Founded: 13th century | Location: Slite, Sweden

Lummelunda Church

The nave and tower are the oldest parts of the church in Lummelunda. They were both erected circa 1200. Originally, a choir built at the same time formed part of the church. This choir was razed in the middle of the 14th century, and the presently, disproportionally large choir was built instead. The rebuilding of the choir was intended as the beginning of a complete reconstruction scheme, but only the choir was executed. ...
Founded: c. 1200 | Location: Lummelunda, Sweden

Hejnum Church

The Romanesque tower is the oldest part of Hejnum Church. It originally formed part of a Romanesque church, but the nave and choir were replaced during the mid-13th century by the presently visible, more Gothic parts. Remains of the original church were discovered during an excavation in 1914. A runic inscription above the western portal of the tower bears the inscription 'Botvid master mason'. The church remain ...
Founded: 13th century | Location: Hejnum, Sweden

Fole Church

The current Fole church was preceded by a Romanesque stone church. Of this church, the tower remains and is thus the oldest part of Fole Church, dating from ca. 1200. The Romanesque church was gradually replaced with the current, more Gothic church. During the middle of the 13th century, the choir and about half of the nave were rebuilt, and a few decades later, the rest of the nave. The rebuilt church was inaugurated in ...
Founded: c. 1200 | Location: Fole, Sweden

Bäl Church

The current Bäl church was built during the first half of the 13th century and replaced an earlier stone church on the same site, fragments of which still remain in the wall between the choir and nave. Of the presently visible church, the choir is the oldest part, with the nave and tower being built successively. Paintings were added in the 13th century through 15th centuries. For some reason, the tower was never finishe ...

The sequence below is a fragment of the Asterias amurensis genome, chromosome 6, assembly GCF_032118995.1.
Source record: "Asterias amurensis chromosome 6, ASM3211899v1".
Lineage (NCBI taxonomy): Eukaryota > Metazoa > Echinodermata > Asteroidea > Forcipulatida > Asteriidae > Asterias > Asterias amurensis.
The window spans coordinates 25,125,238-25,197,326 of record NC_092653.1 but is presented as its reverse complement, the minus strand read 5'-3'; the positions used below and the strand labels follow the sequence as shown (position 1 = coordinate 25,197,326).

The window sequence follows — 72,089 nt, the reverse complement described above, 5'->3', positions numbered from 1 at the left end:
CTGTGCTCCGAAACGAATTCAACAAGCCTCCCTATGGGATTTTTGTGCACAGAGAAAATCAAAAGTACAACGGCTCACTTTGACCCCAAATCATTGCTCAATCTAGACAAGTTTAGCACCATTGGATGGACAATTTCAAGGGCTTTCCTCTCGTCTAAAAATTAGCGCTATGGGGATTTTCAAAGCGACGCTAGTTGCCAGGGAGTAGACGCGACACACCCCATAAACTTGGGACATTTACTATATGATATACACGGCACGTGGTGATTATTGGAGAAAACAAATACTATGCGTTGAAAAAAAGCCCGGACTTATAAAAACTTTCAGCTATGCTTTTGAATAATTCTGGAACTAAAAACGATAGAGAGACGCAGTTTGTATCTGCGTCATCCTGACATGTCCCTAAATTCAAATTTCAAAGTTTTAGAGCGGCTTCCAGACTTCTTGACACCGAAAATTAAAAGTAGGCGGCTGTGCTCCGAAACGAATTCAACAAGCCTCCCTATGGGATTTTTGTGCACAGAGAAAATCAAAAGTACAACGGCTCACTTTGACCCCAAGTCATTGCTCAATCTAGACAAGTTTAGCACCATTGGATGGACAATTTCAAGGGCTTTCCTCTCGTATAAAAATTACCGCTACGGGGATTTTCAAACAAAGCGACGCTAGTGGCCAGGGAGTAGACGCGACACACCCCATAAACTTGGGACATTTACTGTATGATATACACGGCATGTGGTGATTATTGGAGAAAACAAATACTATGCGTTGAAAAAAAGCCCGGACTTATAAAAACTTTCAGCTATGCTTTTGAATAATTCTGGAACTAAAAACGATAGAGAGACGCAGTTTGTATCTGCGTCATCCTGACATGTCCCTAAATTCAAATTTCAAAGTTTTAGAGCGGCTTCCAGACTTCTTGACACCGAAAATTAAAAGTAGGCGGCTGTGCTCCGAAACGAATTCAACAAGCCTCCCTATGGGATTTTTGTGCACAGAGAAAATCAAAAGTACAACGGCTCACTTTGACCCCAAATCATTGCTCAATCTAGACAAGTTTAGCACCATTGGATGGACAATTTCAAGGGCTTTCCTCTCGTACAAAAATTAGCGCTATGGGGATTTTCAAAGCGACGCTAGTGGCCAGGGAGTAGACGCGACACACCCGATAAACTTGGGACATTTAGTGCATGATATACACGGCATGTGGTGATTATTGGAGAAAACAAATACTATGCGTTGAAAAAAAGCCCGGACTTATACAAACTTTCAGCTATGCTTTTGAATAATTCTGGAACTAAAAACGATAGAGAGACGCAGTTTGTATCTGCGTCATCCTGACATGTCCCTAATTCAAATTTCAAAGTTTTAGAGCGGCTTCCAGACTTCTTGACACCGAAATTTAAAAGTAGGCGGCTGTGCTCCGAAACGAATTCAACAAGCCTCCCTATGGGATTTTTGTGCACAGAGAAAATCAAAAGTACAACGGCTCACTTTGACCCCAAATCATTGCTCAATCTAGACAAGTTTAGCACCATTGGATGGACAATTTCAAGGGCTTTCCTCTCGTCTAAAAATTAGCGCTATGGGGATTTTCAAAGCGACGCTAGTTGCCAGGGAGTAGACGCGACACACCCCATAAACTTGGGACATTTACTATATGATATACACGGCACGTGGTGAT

Founded: 13th century | Location: Bäl, Sweden

Hörsne Church

The first stone church in Hörsne was built in Romanesque style during the 12th century. The oldest part of present church is the tower dating from the first half of the 13th century. The rest of the Romanesque church was eventually pulled down and replaced with a Gothic main building. Thus the choir and the vestry are from the end of the 13th century, while the nave was built during the early 14th century. When the nave ...
Founded: 13th century | Location: Hörsne-Bara, Sweden

Ganthem Church

Ganthem church is a well-preserved Romanesque church, finished in the middle of the 13th century. The choir with its apse is the oldest part, dating from the late 12th century. The nave is slightly later, from the beginning of the 13th century while the tower is the most recent addition. Apart from an enlargement of the windows made in the 19th century, and the addition of a sacristy in the 1930s, the church has remained ...
Founded: 12th century | Location: Ganthem, Sweden

Händene Church

Händene Church was built in Romanesque style in the 12th century. A major renovation and extension took place in the 17th century. After all renovations, only the tower remains unchanged since the Middle Ages. The baptismal font dates from the Middle Ages. The altarpiece  is carved in the 13th century.
Founded: 12th century | Location: Skara, Sweden

Featured Historic Landmarks, Sites & Buildings

Historic Site of the week

Porta Nigra

The Porta Nigra (Latin for black gate) is the largest Roman city gate north of the Alps. It is designated as part of the Roman Monuments, Cathedral of St. Peter and Church of Our Lady in Trier UNESCO World Heritage Site. The name Porta Nigra originated in the Middle Ages due to the darkened colour of its stone; the original Roman name has not been preserved. Locals commonly refer to the Porta Nigra simply as Porta.